Apart from the odd itinerant traveller or committed Egyptologist, most foreigners (and many Egyptians) avoided Middle Egypt ‘like the plague’. When they did venture to the region they were immediately scooped up by an officious military who accompanied them everywhere and I mean everywhere! “It is for your protection Madam” said the Egyptian ‘Maigret’ (French detective), as he stood guard outside the lavatory door in the monastery compound. A curfew, also hampering the movement of foreigners, was set just before ‘turning out time’ for the Egyptian workforce (5.p.m). During this time archaic trucks or ‘cane crates’ as they are affectionately known, piled high with sugar cane, would groan, often two abreast, along the busy highways, making driving a harrowing business.





Equally harrowing was the stressful business of driving in a police convoy, not least for the hapless taxi driver charged with transporting the foreigner. The sometimes belligerent paramilitary, itching for action, would speed up in the crowded streets, two guards perched precariously on the back flap of their blue military pick-up, fingers on triggers as they scanned the buildings for snipers. Compelled to keep as close to the rear of the pickup as possible, was a difficult and frenzied task for the taxi driver and one that surely advertised the existence of ‘the foreigner within’, to the ever-present militants.





Five years on, with the abandonment of military rule, the illuminated mountains of el Minya light up, ‘Hollywood style’ and invite one to view the city from high up. The beautiful old buildings with their faded elegance are still crumbling yet it is clear to see that the life blood and character are slowly returning to the town. A kind of normality, mixed with optimism and pride now prevails and it is possible for a foreigner to walk along the corniche or even into town, without the outward presence of a military guard.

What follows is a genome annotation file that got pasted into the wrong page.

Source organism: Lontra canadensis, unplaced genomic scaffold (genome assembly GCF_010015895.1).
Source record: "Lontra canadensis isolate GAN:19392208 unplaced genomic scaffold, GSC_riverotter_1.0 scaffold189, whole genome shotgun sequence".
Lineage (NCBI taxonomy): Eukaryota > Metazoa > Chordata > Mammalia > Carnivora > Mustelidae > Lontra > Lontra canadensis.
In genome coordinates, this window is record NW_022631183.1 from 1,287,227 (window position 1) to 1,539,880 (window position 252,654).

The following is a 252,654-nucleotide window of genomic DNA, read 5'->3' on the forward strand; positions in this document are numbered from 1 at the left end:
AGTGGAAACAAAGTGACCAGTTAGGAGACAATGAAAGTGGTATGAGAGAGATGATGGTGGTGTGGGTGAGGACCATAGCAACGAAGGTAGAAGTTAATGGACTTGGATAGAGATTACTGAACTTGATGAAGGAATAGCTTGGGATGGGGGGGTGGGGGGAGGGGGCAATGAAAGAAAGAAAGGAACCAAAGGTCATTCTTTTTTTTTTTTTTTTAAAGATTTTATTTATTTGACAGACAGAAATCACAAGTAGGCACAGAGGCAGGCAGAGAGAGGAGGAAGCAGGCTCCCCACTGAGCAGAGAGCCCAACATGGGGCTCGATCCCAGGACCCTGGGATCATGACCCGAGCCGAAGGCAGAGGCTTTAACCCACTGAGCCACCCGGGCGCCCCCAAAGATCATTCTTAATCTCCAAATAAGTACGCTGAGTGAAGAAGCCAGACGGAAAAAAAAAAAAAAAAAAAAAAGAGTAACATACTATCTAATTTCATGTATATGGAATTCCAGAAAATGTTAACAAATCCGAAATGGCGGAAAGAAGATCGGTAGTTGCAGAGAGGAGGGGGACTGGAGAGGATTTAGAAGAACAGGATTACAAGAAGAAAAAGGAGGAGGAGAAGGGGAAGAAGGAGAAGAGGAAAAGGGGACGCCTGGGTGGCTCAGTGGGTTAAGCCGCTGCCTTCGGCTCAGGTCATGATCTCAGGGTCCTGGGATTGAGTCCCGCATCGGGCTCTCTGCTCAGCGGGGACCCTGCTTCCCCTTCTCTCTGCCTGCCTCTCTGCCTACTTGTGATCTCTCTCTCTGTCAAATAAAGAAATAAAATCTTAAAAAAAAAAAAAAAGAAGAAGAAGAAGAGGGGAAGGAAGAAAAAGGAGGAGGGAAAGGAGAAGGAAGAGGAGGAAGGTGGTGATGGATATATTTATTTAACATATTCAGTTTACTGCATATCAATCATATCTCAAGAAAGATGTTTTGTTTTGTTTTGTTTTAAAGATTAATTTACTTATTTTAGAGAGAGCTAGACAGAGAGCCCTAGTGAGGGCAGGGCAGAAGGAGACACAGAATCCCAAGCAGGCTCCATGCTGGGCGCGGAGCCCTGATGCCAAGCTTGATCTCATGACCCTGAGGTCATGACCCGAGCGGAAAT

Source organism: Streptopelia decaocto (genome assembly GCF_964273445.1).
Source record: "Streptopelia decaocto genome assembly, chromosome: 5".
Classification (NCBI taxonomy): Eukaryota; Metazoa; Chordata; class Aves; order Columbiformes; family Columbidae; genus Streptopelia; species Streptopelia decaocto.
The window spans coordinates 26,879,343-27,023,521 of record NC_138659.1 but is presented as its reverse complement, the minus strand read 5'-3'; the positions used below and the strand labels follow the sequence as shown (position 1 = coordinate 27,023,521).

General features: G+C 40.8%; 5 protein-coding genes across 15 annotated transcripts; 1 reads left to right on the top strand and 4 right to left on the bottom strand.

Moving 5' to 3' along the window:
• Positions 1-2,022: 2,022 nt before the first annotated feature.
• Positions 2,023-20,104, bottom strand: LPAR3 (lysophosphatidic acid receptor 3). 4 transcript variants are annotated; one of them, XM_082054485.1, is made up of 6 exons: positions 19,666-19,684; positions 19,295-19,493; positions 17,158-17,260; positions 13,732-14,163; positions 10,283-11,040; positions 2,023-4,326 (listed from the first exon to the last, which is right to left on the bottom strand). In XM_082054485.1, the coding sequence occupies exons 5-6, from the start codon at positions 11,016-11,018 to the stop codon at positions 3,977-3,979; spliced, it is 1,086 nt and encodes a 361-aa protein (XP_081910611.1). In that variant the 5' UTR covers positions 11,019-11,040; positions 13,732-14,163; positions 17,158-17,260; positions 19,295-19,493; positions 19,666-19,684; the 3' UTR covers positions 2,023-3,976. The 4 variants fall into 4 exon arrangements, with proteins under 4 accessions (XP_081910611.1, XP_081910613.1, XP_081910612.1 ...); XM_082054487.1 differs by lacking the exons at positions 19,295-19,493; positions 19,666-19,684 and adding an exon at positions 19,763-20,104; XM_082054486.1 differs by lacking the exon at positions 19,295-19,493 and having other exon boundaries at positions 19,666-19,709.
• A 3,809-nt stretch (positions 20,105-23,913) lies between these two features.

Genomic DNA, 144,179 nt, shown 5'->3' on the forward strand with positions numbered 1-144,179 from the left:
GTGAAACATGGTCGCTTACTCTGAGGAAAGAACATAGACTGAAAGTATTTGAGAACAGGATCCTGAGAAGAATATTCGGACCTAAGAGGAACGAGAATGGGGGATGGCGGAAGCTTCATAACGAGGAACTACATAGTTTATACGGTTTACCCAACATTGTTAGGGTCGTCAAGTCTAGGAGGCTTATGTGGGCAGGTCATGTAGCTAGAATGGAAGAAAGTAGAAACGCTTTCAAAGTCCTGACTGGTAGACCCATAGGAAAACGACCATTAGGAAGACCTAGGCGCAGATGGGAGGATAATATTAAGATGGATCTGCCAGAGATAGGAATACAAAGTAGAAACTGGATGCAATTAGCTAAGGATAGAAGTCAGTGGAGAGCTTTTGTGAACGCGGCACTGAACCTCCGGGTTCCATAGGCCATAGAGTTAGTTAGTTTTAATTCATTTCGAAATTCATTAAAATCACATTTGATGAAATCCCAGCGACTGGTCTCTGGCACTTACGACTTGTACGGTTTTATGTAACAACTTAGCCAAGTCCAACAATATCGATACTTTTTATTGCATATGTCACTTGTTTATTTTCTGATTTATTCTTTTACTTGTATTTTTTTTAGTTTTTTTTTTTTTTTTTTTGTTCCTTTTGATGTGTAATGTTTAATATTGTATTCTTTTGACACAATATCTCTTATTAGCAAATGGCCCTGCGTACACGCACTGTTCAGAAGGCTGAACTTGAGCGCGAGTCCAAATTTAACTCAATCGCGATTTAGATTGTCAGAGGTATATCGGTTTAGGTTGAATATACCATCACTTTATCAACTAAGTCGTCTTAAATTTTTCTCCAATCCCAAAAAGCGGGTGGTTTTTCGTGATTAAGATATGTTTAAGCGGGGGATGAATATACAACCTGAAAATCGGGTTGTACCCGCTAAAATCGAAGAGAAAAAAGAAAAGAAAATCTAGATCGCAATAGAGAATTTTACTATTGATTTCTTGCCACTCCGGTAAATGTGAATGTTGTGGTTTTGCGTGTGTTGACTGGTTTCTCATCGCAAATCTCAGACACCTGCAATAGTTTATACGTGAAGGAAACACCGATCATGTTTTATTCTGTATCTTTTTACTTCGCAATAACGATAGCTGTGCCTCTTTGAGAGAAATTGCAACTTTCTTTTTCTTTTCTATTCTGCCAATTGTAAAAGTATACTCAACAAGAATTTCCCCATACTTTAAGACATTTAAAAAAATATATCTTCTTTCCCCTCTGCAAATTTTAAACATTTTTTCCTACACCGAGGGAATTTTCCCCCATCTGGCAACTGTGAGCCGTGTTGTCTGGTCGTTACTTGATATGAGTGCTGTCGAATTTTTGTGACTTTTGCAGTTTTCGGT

The man on the Alexandria to Minya train was right there is no tourism in Minya - but why not? The area is simply bursting with interest and value, and has all the ingredients to satisfy any hungry non-conformist traveller or artist in search of inspiration and adventure.





For further information on Judi Barrowman visit her website and view her full collection of paintings and photographs depicting tombs and temples of ancient Egypt.





© 2007 Judi Barrowman/The Art Ministry. All rights reserved.



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About the Author

Based in London, England The Art Ministry sources and commissions original works of art and collections to meet specific customer tastes and market trends and to supply the growing demand for life defining and inspiring products.



In addition to creating a viable and supportive environment in which artistic talent can flourish and reward committed artists with tangible success, both creatively and financially.